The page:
When Zou sits down for a chat with the media before a training session at the Seca Academy on the outskirts of Shanghai two days before his return he’s quick to acknowledge how intrinsically linked his own fortunes are with boxing’s push into China.

“But having taken a break I have thought a lot about my career and about my life,” says Zou. “I know the role I have to play, and I knew that when I turned professional part of the plan was to win a world title but part of it was simply to help introduce the sport into China. I think we have done that and we will keep doing that, whether I win or lose.”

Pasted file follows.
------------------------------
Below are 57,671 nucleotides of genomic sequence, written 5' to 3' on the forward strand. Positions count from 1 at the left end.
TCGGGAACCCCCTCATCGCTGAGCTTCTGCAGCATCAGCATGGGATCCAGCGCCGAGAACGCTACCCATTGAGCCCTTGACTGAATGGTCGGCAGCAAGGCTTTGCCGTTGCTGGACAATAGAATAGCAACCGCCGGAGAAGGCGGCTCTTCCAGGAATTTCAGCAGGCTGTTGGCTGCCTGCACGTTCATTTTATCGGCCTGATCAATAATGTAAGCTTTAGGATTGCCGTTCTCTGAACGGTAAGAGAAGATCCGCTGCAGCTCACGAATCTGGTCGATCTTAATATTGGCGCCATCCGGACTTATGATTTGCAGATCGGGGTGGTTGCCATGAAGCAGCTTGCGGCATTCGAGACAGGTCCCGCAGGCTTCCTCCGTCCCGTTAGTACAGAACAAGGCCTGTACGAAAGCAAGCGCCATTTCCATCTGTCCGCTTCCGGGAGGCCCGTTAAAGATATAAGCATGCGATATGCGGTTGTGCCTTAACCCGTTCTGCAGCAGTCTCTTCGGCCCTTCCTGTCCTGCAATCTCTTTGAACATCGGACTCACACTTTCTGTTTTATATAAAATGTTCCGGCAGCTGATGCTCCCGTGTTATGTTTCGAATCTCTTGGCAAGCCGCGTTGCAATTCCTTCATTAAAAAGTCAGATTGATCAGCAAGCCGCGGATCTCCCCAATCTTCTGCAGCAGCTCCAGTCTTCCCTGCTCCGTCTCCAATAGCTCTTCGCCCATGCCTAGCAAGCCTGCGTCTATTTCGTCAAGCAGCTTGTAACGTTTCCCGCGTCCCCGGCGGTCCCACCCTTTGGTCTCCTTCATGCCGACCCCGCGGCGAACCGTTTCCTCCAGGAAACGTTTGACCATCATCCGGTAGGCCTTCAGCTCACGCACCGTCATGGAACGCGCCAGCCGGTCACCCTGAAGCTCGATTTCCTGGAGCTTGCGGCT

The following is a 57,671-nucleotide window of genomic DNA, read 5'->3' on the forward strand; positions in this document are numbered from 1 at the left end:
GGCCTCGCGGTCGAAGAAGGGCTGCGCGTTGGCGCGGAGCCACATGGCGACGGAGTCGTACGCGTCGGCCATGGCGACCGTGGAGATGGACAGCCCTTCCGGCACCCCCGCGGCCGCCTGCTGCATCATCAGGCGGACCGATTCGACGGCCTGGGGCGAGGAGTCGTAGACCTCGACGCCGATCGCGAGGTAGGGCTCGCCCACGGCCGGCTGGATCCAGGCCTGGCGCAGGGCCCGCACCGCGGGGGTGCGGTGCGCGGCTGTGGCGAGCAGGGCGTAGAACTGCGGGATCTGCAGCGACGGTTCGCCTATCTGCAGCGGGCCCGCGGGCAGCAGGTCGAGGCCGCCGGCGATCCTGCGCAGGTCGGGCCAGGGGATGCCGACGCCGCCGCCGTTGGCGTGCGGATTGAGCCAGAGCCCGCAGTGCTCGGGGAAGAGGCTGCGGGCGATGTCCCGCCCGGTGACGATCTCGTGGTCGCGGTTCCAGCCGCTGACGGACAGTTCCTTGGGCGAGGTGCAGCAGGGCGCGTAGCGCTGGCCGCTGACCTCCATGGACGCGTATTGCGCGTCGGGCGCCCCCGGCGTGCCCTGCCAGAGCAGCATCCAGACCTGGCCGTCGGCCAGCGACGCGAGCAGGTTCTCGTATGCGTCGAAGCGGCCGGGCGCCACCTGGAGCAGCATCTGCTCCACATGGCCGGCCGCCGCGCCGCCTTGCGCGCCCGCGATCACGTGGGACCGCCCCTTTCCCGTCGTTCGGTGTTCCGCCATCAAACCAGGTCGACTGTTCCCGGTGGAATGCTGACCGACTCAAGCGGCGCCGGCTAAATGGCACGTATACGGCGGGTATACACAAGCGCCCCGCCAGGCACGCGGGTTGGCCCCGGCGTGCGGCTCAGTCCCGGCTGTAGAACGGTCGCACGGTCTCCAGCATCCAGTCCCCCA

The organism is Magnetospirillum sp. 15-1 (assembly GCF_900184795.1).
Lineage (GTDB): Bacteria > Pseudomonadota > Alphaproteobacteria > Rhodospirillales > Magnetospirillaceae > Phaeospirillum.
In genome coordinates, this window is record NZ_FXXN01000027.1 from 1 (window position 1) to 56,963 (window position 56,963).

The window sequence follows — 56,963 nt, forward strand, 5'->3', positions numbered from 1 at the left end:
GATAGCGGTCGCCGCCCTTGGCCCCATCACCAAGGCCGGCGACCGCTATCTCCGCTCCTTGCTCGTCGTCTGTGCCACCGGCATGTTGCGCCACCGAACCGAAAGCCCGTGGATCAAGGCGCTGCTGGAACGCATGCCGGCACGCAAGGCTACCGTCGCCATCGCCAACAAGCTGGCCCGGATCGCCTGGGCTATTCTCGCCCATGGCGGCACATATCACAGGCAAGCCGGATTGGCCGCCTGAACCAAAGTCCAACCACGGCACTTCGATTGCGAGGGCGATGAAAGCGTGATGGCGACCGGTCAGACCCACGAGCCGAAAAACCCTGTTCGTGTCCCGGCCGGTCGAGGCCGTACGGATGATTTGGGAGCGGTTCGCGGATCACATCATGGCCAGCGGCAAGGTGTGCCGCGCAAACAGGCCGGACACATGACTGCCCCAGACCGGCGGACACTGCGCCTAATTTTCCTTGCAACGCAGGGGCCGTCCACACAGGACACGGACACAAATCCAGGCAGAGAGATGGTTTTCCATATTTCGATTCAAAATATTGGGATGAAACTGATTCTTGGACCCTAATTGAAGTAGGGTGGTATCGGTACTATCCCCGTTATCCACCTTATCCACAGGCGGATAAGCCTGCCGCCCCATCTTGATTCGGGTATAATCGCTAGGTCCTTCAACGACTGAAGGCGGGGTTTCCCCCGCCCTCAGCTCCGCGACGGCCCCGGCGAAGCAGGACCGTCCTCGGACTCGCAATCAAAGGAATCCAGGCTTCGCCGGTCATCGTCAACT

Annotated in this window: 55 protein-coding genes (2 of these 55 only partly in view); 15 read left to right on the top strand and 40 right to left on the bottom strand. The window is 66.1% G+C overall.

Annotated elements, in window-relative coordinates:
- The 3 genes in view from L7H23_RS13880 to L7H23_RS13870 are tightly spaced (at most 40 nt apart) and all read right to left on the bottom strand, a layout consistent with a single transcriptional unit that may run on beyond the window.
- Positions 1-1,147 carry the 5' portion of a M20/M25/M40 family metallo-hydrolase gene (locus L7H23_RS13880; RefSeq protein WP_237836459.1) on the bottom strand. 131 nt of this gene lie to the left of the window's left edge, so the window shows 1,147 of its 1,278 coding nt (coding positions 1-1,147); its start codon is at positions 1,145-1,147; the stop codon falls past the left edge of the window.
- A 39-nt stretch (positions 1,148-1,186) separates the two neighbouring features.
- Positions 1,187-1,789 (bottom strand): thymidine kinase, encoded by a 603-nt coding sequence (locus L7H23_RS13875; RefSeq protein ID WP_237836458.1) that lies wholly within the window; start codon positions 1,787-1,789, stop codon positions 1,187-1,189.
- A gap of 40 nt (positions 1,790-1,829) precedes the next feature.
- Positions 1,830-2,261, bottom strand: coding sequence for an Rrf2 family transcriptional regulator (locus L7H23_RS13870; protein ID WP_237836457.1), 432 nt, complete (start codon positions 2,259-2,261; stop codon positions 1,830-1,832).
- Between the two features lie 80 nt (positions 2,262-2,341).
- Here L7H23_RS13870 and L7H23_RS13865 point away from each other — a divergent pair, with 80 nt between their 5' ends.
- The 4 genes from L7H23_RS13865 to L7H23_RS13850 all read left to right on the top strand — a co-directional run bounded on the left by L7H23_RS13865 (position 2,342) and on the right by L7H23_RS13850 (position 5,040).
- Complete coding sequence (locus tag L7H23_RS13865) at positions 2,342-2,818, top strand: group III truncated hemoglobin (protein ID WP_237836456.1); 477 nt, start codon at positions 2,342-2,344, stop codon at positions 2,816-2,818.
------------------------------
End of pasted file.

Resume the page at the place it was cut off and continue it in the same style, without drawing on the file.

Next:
Trainer and one-time world heavyweight contender Justin Fortune was sent out from Los Angeles from Hall of Fame trainer Freddie Roach’s Wild Card gym to oversee Zou’s preparations and a six-week camp at the Seca gym gave him an insight into just how the growth of boxing is coming along in China.

“Look it’s early days here – everyone knows that,” says Fortune. “We’re seeing some talent, that’s true, but there’s a long way to go – a very long way.

“Can China produce world champions? Sure. No doubt. But the important thing first is that these guys learn how much work you need to put in before you can become a world champion. That’s what we’re trying to teach the young fighter here. There’s talent but there’s also a long way to go.”

Where boxing stands to benefit is in the fact that President Xi Jinping has gone public in his admiration for all that Zou has achieved across a career that saw the Zunyi-born fighter win Olympic gold in Beijing (2012) and London (2008), bronze in Athens (2004) and world amateur titles in 2005, 2007 and 2011.